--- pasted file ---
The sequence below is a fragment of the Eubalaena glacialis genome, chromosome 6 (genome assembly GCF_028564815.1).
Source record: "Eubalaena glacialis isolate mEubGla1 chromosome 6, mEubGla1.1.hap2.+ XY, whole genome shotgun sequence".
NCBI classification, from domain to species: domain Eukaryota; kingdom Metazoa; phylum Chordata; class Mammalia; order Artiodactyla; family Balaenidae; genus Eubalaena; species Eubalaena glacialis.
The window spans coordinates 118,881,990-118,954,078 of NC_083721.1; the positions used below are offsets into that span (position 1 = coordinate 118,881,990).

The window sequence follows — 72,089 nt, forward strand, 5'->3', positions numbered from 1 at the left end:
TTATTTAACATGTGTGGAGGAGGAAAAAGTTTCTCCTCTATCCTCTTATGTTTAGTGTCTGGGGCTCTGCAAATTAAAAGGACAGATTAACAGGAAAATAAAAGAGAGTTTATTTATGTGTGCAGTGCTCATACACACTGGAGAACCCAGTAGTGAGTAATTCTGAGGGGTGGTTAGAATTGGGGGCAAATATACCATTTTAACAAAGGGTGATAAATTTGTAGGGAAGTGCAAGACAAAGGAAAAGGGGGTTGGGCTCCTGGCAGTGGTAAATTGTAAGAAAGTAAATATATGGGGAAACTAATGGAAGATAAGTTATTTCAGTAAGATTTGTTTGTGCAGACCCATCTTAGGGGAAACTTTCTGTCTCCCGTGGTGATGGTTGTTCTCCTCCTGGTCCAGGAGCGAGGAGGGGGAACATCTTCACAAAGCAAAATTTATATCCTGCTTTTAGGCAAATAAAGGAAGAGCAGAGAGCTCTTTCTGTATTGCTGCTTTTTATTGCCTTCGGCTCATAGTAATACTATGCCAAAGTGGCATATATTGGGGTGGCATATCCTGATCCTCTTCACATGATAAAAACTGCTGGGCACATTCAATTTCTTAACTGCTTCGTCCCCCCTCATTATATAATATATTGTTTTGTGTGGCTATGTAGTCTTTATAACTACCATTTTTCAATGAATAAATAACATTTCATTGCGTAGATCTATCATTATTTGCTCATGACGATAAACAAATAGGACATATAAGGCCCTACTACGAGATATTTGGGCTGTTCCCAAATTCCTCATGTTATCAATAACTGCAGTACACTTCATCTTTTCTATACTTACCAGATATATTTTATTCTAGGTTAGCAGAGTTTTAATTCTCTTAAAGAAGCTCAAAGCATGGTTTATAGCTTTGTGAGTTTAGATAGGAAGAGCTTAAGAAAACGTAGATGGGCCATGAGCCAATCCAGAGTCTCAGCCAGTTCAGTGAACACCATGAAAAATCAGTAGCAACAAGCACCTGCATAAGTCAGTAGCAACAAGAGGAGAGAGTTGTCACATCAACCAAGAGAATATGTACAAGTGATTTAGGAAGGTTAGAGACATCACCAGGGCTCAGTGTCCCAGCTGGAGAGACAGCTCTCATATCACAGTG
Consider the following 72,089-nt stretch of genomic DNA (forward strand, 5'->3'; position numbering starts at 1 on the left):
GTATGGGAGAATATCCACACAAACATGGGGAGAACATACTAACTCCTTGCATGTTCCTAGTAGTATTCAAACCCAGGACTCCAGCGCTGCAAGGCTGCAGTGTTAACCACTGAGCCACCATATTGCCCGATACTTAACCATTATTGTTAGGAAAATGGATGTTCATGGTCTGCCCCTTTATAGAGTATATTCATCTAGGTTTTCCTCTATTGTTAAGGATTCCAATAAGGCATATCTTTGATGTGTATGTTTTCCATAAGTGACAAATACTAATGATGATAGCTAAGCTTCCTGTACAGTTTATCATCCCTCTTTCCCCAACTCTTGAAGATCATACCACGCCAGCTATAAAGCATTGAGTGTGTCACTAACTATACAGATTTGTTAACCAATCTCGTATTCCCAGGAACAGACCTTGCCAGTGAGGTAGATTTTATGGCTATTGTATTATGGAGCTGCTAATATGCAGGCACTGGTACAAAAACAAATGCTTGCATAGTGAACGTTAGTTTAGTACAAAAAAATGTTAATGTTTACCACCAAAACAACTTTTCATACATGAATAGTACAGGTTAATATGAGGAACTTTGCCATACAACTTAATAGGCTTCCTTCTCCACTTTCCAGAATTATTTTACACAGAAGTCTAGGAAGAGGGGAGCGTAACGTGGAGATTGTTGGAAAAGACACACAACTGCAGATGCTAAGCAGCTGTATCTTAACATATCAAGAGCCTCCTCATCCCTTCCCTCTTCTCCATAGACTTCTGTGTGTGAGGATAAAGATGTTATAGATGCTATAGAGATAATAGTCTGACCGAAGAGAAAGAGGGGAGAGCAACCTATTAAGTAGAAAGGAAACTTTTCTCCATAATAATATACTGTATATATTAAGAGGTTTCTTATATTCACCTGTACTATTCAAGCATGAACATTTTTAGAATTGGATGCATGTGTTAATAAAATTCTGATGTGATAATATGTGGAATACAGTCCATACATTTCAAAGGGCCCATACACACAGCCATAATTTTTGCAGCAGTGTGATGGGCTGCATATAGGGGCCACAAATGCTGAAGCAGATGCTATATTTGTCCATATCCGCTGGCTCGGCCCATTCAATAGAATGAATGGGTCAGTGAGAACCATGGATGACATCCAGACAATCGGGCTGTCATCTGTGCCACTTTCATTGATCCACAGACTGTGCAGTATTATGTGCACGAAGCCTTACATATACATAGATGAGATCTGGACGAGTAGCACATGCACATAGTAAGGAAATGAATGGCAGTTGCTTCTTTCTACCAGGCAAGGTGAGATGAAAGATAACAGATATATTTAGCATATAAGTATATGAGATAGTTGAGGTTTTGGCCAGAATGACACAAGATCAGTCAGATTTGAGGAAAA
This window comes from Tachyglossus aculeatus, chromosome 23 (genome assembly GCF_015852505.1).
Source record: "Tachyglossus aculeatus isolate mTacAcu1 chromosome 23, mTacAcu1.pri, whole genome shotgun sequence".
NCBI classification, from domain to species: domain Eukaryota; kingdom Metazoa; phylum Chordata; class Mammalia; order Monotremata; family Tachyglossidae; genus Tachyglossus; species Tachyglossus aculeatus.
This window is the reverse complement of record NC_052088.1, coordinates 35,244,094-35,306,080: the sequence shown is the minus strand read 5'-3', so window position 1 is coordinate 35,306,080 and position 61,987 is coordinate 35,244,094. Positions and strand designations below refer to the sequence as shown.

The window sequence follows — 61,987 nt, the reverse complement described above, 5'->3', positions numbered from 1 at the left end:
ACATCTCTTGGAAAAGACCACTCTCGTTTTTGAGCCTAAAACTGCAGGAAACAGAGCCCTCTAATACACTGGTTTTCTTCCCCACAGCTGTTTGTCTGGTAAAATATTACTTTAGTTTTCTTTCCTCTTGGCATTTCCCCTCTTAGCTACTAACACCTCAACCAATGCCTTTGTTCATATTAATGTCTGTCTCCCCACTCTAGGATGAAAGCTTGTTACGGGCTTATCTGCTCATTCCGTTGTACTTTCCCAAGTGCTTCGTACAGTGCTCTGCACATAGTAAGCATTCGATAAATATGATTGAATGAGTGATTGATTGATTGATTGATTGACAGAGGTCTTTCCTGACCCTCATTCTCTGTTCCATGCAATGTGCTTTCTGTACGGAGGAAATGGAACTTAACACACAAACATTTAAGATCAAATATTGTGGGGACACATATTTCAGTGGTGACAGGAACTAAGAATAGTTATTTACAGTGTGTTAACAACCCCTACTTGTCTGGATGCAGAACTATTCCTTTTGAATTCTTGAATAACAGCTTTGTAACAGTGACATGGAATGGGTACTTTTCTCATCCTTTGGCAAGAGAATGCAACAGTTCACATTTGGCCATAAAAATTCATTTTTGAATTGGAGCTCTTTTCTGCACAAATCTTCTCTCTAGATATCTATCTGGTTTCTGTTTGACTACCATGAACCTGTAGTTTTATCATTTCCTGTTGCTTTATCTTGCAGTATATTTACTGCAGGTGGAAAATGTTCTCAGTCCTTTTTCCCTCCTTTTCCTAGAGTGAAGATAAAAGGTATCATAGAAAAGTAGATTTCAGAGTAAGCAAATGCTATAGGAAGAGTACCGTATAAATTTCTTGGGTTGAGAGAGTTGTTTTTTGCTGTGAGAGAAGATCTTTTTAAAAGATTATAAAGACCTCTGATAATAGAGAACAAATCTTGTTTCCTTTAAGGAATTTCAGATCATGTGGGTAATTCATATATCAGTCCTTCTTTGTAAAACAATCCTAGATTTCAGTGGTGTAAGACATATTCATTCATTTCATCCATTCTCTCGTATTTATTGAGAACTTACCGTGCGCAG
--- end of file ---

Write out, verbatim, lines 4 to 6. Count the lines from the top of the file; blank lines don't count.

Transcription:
The window spans coordinates 118,881,990-118,954,078 of NC_083721.1; the positions used below are offsets into that span (position 1 = coordinate 118,881,990).

The window sequence follows — 72,089 nt, forward strand, 5'->3', positions numbered from 1 at the left end:
TTATTTAACATGTGTGGAGGAGGAAAAAGTTTCTCCTCTATCCTCTTATGTTTAGTGTCTGGGGCTCTGCAAATTAAAAGGACAGATTAACAGGAAAATAAAAGAGAGTTTATTTATGTGTGCAGTGCTCATACACACTGGAGAACCCAGTAGTGAGTAATTCTGAGGGGTGGTTAGAATTGGGGGCAAATATACCATTTTAACAAAGGGTGATAAATTTGTAGGGAAGTGCAAGACAAAGGAAAAGGGGGTTGGGCTCCTGGCAGTGGTAAATTGTAAGAAAGTAAATATATGGGGAAACTAATGGAAGATAAGTTATTTCAGTAAGATTTGTTTGTGCAGACCCATCTTAGGGGAAACTTTCTGTCTCCCGTGGTGATGGTTGTTCTCCTCCTGGTCCAGGAGCGAGGAGGGGGAACATCTTCACAAAGCAAAATTTATATCCTGCTTTTAGGCAAATAAAGGAAGAGCAGAGAGCTCTTTCTGTATTGCTGCTTTTTATTGCCTTCGGCTCATAGTAATACTATGCCAAAGTGGCATATATTGGGGTGGCATATCCTGATCCTCTTCACATGATAAAAACTGCTGGGCACATTCAATTTCTTAACTGCTTCGTCCCCCCTCATTATATAATATATTGTTTTGTGTGGCTATGTAGTCTTTATAACTACCATTTTTCAATGAATAAATAACATTTCATTGCGTAGATCTATCATTATTTGCTCATGACGATAAACAAATAGGACATATAAGGCCCTACTACGAGATATTTGGGCTGTTCCCAAATTCCTCATGTTATCAATAACTGCAGTACACTTCATCTTTTCTATACTTACCAGATATATTTTATTCTAGGTTAGCAGAGTTTTAATTCTCTTAAAGAAGCTCAAAGCATGGTTTATAGCTTTGTGAGTTTAGATAGGAAGAGCTTAAGAAAACGTAGATGGGCCATGAGCCAATCCAGAGTCTCAGCCAGTTCAGTGAACACCATGAAAAATCAGTAGCAACAAGCACCTGCATAAGTCAGTAGCAACAAGAGGAGAGAGTTGTCACATCAACCAAGAGAATATGTACAAGTGATTTAGGAAGGTTAGAGACATCACCAGGGCTCAGTGTCCCAGCTGGAGAGACAGCTCTCATATCACAGTG